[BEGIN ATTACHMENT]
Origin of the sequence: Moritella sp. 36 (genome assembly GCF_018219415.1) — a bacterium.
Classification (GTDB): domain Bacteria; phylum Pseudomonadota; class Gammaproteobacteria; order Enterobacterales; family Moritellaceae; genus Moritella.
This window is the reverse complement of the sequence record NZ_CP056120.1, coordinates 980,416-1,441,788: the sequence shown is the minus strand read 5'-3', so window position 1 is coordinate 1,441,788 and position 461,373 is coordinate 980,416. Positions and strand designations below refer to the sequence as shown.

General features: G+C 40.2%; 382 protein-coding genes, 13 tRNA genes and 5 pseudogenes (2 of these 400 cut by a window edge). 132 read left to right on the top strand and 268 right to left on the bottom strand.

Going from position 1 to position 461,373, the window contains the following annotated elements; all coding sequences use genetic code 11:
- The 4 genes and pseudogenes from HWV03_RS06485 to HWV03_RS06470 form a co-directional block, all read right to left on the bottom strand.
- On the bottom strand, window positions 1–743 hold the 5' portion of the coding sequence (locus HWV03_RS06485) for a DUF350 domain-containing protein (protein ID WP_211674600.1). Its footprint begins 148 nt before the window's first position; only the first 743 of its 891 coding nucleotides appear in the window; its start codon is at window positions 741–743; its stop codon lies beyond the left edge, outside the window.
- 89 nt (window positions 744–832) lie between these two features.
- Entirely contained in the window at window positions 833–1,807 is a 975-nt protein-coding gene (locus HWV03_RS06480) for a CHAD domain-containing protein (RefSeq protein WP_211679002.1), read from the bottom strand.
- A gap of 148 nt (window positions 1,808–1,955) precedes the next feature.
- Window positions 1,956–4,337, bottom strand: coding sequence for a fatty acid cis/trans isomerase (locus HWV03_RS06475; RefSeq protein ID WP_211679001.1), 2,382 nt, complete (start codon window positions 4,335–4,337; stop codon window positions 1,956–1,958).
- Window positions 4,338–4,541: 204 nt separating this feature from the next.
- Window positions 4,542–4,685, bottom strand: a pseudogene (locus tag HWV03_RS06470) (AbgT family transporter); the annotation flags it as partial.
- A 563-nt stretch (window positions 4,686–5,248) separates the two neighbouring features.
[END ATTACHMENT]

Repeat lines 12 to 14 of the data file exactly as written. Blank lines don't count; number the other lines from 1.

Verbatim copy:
- Window positions 4,338–4,541: 204 nt separating this feature from the next.
- Window positions 4,542–4,685, bottom strand: a pseudogene (locus tag HWV03_RS06470) (AbgT family transporter); the annotation flags it as partial.
- A 563-nt stretch (window positions 4,686–5,248) separates the two neighbouring features.